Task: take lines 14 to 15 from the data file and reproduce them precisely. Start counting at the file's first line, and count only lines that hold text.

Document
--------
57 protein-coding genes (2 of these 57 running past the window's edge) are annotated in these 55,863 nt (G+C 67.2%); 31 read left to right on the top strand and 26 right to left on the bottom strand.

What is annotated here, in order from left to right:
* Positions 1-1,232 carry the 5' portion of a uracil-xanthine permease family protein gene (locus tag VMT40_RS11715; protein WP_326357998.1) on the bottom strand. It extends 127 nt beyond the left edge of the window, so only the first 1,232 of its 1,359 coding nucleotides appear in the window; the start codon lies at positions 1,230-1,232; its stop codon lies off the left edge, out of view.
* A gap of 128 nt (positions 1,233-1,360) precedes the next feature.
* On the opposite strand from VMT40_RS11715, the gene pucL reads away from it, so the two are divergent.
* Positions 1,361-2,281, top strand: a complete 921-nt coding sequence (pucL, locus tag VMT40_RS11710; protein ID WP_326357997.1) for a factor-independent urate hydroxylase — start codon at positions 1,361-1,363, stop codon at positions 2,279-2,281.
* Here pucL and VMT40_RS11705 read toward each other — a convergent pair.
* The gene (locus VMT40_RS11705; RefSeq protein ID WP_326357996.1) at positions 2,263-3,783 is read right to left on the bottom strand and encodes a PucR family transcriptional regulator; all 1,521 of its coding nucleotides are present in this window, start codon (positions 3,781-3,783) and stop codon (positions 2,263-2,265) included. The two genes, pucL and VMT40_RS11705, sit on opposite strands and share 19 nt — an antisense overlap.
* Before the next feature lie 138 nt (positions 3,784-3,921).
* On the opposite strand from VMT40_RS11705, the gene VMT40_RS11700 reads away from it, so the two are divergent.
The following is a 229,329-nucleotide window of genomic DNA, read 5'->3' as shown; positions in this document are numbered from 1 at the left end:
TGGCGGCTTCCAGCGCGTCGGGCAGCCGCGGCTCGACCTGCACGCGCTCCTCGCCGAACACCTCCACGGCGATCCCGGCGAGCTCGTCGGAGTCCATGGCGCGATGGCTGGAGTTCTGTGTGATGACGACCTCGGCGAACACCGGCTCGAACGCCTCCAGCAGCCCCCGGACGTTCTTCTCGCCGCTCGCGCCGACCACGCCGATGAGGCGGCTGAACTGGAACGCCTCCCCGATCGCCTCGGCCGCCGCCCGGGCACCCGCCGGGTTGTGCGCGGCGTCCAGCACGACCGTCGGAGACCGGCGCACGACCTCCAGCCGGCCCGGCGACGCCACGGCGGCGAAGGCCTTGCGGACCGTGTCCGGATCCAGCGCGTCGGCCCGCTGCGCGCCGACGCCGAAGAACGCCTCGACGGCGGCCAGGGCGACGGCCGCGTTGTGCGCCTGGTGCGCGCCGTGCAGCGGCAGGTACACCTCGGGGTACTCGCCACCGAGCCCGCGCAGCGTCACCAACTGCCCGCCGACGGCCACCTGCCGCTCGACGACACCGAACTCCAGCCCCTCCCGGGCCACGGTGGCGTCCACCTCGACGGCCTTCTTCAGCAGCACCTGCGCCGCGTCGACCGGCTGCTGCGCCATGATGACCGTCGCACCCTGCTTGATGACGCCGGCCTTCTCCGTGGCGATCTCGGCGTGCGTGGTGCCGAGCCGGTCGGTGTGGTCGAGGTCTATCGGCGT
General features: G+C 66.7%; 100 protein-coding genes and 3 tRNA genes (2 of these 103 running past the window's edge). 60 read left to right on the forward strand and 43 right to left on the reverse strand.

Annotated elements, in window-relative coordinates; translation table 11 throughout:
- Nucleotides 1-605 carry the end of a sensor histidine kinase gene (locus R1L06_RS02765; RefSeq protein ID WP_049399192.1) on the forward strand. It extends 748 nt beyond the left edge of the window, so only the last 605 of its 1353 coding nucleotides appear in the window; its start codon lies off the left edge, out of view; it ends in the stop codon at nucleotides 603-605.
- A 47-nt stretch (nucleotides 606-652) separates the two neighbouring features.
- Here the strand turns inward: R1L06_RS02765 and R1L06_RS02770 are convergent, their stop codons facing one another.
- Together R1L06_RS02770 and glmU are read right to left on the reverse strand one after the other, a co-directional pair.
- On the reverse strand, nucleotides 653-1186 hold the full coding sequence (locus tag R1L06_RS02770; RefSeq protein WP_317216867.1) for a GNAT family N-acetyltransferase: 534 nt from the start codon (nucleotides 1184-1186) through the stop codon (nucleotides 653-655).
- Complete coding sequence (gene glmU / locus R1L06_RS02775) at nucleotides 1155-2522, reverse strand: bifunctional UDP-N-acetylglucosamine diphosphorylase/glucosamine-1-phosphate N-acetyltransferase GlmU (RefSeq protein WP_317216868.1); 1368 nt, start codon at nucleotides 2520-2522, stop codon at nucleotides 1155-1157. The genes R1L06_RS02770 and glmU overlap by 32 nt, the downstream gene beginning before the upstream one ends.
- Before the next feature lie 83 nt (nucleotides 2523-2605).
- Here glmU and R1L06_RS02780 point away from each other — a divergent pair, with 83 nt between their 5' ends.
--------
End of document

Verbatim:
Annotated elements, in window-relative coordinates; translation table 11 throughout:
- Nucleotides 1-605 carry the end of a sensor histidine kinase gene (locus R1L06_RS02765; RefSeq protein ID WP_049399192.1) on the forward strand. It extends 748 nt beyond the left edge of the window, so only the last 605 of its 1353 coding nucleotides appear in the window; its start codon lies off the left edge, out of view; it ends in the stop codon at nucleotides 603-605.